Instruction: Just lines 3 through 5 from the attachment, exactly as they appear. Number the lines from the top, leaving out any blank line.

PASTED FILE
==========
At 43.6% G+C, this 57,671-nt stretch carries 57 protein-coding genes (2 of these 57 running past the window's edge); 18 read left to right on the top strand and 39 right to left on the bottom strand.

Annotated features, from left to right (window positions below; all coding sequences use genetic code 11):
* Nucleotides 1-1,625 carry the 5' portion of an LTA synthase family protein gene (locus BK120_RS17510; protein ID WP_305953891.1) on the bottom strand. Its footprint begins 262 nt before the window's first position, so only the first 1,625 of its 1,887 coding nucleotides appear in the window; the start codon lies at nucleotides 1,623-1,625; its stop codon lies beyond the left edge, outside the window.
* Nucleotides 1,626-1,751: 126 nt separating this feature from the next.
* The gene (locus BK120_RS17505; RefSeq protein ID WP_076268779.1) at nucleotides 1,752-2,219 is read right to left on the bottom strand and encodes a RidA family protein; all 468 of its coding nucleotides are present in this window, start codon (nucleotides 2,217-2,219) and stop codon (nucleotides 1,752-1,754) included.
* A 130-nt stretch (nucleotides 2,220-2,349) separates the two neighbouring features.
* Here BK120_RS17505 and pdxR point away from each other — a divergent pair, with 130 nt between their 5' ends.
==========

* Nucleotides 1-1,625 carry the 5' portion of an LTA synthase family protein gene (locus BK120_RS17510; protein ID WP_305953891.1) on the bottom strand. Its footprint begins 262 nt before the window's first position, so only the first 1,625 of its 1,887 coding nucleotides appear in the window; the start codon lies at nucleotides 1,623-1,625; its stop codon lies beyond the left edge, outside the window.
* Nucleotides 1,626-1,751: 126 nt separating this feature from the next.
* The gene (locus BK120_RS17505; RefSeq protein ID WP_076268779.1) at nucleotides 1,752-2,219 is read right to left on the bottom strand and encodes a RidA family protein; all 468 of its coding nucleotides are present in this window, start codon (nucleotides 2,217-2,219) and stop codon (nucleotides 1,752-1,754) included.